We further validated our assay on DNA extracted from 16 FFPE tumor tissues and 17 plasma samples (Table 1). Sanger sequencing or NGS was previously performed to assess the mutated status of tumor samples (P-1 to P-16). Plasma samples (P-17 to P-33) were screened by Bio-Rad simple duplex ddPCR designed for specific KRAS mutations, previously characterized on corresponding tumor tissues. This set of samples covered a total of 11 different KRAS mutations and 2 types of cancers: NSCLC (8 patients) and CRC (25 patients). We confirmed the mutant status of all FFPE tumors and plasma samples demonstrating high concordance with MAFs previously observed by NGS or Bio-Rad ddPCRs (Table 1). Fig. 3A shows examples of KRAS drop-off results for 6 plasma samples at various mutant fractions. In addition, our assay could monitor mutations that were not detected by the currently commercialized assays, including the BioRad multiplex KRAS kit. In fact, the Bio-Rad multiplex KRAS kit contains specific probes for single substitutions (highlighted in Fig. 2A) and did not properly detect double substitutions found in patients P-4, P-9, and P-10, on which the mutant probes did not anneal (Table 1). These double substitutions could, however, be monitored with the KRAS drop-off, with accurate MAF evaluation as compared to NGS data in the case of P-10 (Fig. 3B). In addition, P-7 displayed a single substitution that was not covered by the Bio-Rad multiplex KRAS kit (marked with an * in Fig. 2A). Consistently, we observed that this mutation could only be detected with the KRAS drop-off (Fig. 3B).
THE EGFR DROP-OFF REACHES AN ANALYTICAL SENSITIVITY OF <0.1% AND RECAPITULATES RESULTS OBSERVED WITH OTHER METHODS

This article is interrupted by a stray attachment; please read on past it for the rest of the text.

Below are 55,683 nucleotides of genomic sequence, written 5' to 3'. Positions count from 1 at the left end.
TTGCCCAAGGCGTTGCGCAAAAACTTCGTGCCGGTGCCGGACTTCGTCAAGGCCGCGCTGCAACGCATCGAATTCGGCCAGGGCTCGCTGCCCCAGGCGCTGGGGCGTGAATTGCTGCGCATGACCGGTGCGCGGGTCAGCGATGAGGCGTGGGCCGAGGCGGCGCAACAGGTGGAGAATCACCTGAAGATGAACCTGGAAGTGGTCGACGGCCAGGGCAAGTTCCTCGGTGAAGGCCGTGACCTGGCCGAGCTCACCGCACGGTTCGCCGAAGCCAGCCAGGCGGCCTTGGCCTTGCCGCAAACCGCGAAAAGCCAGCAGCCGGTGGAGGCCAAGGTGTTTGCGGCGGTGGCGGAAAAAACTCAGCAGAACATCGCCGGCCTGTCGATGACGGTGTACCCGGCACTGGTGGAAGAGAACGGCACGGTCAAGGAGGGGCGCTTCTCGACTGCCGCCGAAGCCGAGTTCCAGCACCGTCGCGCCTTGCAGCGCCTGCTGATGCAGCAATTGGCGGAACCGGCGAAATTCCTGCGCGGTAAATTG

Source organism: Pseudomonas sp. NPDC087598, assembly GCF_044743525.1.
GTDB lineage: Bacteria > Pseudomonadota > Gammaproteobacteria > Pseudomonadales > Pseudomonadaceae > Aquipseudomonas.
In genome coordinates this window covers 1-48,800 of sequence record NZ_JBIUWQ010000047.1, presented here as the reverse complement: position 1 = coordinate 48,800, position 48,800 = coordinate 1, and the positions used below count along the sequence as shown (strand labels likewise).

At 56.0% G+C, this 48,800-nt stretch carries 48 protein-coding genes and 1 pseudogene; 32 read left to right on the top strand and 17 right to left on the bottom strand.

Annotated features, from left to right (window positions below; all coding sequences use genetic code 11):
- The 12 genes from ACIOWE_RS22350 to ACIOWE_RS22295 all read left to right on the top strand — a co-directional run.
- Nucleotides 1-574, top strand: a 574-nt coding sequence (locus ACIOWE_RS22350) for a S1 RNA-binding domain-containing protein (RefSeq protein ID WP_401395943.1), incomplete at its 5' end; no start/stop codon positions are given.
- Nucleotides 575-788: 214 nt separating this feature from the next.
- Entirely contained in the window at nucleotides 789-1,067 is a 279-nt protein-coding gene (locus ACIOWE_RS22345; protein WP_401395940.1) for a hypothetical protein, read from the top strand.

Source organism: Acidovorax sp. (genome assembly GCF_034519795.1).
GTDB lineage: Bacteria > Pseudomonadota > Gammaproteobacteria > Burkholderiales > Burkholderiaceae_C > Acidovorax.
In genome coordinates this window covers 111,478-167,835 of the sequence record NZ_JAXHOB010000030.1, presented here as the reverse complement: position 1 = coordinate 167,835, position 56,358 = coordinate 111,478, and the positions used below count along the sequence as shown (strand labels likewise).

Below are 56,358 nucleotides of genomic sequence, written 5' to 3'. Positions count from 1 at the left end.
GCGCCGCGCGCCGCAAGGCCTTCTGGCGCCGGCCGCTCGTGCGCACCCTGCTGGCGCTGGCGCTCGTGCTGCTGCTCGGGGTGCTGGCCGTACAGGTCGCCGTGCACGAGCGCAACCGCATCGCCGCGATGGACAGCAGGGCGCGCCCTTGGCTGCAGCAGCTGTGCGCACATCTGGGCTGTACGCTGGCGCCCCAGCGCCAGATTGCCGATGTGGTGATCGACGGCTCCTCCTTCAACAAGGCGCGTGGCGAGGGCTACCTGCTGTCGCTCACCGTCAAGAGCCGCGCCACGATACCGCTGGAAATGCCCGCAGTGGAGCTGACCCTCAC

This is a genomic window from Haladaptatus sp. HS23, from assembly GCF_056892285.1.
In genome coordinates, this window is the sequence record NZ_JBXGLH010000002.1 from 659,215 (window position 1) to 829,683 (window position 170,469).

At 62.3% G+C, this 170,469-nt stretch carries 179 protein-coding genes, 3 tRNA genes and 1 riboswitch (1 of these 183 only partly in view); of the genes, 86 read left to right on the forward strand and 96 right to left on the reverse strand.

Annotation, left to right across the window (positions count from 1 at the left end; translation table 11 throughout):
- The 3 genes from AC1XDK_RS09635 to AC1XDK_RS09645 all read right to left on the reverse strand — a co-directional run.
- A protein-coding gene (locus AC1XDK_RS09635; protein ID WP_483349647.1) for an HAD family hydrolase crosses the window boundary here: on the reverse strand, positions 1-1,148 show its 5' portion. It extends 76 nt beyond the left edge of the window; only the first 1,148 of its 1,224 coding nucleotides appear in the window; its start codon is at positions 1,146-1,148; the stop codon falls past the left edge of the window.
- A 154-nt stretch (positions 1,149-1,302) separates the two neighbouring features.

Next, we designed the EGFR drop-off assay to scan for all activating deletions of EGFR exon-19. Such a test would be of particular interest for lung cancer therapy decisions and especially for NSCLC, in which 45% of EGFR-mutated patients carry one of these deletions (28). The assay used a 25-bp-long drop-off probe designed over the recurrent deleted region together with a REF probe of 21-bp, located 31-bp downstream in the same amplicon (Fig. 4A). With this design, the EGFR drop-off can potentially detect all deletions overlapping with the region covered by the drop-off probe. The background tested in 24 PBMC controls appeared to be nonexistent, and the LOB was determined to be equal to 0.0% (see Table 1 and Fig. 2B in the online Data Supplement, and Methods). For lack of accessibility to cell lines carrying EGFR-deletions, we tested the analytical sensitivity of the EGFR drop-off on mutant serial dilutions prepared from the Horizon reference cfDNA (p.Glu746_Ala750del, Fig. 4B; and see Fig. 2 and Table 2 in the online Data Supplement). The correlation between observed and expected MAF was [R.sup.2] = 0.9894. Statistically significant MAF values were obtained to an LOD of 0.02%. Droplet numbers and data plot examples for each MAF tested are shown in Table 2 and Fig. 2A in the online Data Supplement. Next, we tested 48 samples (25 FFPE, 1 pleural effusion, 1 serum, and 21 plasma) from patients affected by NSCLC and previously tested for deletions of EGFR exon-19 by current assays available for molecular diagnosis (Table 2). The first 7 samples (P-34-P-40), which were initially screened by NGS, covered 6 different deletions encompassing 10 -20-bp (Fig. 4A). We were able to detect all 6 deletions with the EGFR drop-off assay (Table 2, Fig. 4C) and confirmed mutant frequencies demonstrating high concordance with MAFs previously observed by NGS ([R.sup.2] = 0.98; see Fig. 3Ain the online Data Supplement). We further compared the performance of the EGFR drop-off assay with 2 FDA/EC-cleared methods: the Therascreen EGFR RGQ assay, which is routinely used to screen for EGFR mutation on FFPE samples, and the Cobas EGFR Mutation Test (v2), which is also recommended for screening of body fluids such as plasma. We validated the EGFR Del19 mutant status for all tissues and plasma samples tested (Table 2, Fig. 4C), and indicative measures of the mutant concentrations given by the Therascreen ([DELTA]Ct) or the Cobas (semi-quantitative index) correlated with the MAFs observed with the EGFR drop-off ([R.sup.2] = 0.94 and 0.82, respectively; see Fig. 3, B and C in the online Data Supplement). This demonstrated the power of the EGFR drop-off assay to detect virtually all deletions of exon-19 within a single reaction and using a single pair of probes.